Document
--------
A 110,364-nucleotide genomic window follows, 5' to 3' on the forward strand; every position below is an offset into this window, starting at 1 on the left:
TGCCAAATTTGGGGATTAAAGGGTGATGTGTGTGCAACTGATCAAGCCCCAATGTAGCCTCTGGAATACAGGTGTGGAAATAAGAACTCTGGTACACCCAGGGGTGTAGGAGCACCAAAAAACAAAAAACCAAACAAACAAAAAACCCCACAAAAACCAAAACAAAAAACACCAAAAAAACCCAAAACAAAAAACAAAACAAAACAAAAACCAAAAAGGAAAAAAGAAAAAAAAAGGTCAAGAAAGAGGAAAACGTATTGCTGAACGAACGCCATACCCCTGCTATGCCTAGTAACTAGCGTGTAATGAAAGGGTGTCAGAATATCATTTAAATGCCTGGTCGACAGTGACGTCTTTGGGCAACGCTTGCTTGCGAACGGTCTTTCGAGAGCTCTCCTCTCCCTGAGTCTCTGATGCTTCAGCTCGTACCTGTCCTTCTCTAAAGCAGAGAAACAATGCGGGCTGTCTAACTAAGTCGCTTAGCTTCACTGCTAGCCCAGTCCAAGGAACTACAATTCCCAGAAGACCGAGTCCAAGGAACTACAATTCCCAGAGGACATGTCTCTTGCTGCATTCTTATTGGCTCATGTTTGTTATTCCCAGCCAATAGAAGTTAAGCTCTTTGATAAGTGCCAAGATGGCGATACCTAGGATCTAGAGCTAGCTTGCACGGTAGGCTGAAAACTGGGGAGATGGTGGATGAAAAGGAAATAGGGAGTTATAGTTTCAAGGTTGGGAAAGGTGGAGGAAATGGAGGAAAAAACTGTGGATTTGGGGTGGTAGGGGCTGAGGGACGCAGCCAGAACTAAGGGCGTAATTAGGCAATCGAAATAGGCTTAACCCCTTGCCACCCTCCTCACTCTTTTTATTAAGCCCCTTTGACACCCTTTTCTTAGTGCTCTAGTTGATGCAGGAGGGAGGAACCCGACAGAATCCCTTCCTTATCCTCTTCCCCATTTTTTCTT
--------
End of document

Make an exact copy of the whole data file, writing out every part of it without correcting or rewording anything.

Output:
A 110,364-nucleotide genomic window follows, 5' to 3' on the forward strand; every position below is an offset into this window, starting at 1 on the left:
TGCCAAATTTGGGGATTAAAGGGTGATGTGTGTGCAACTGATCAAGCCCCAATGTAGCCTCTGGAATACAGGTGTGGAAATAAGAACTCTGGTACACCCAGGGGTGTAGGAGCACCAAAAAACAAAAAACCAAACAAACAAAAAACCCCACAAAAACCAAAACAAAAAACACCAAAAAAACCCAAAACAAAAAACAAAACAAAACAAAAACCAAAAAGGAAAAAAGAAAAAAAAAGGTCAAGAAAGAGGAAAACGTATTGCTGAACGAACGCCATACCCCTGCTATGCCTAGTAACTAGCGTGTAATGAAAGGGTGTCAGAATATCATTTAAATGCCTGGTCGACAGTGACGTCTTTGGGCAACGCTTGCTTGCGAACGGTCTTTCGAGAGCTCTCCTCTCCCTGAGTCTCTGATGCTTCAGCTCGTACCTGTCCTTCTCTAAAGCAGAGAAACAATGCGGGCTGTCTAACTAAGTCGCTTAGCTTCACTGCTAGCCCAGTCCAAGGAACTACAATTCCCAGAAGACCGAGTCCAAGGAACTACAATTCCCAGAGGACATGTCTCTTGCTGCATTCTTATTGGCTCATGTTTGTTATTCCCAGCCAATAGAAGTTAAGCTCTTTGATAAGTGCCAAGATGGCGATACCTAGGATCTAGAGCTAGCTTGCACGGTAGGCTGAAAACTGGGGAGATGGTGGATGAAAAGGAAATAGGGAGTTATAGTTTCAAGGTTGGGAAAGGTGGAGGAAATGGAGGAAAAAACTGTGGATTTGGGGTGGTAGGGGCTGAGGGACGCAGCCAGAACTAAGGGCGTAATTAGGCAATCGAAATAGGCTTAACCCCTTGCCACCCTCCTCACTCTTTTTATTAAGCCCCTTTGACACCCTTTTCTTAGTGCTCTAGTTGATGCAGGAGGGAGGAACCCGACAGAATCCCTTCCTTATCCTCTTCCCCATTTTTTCTT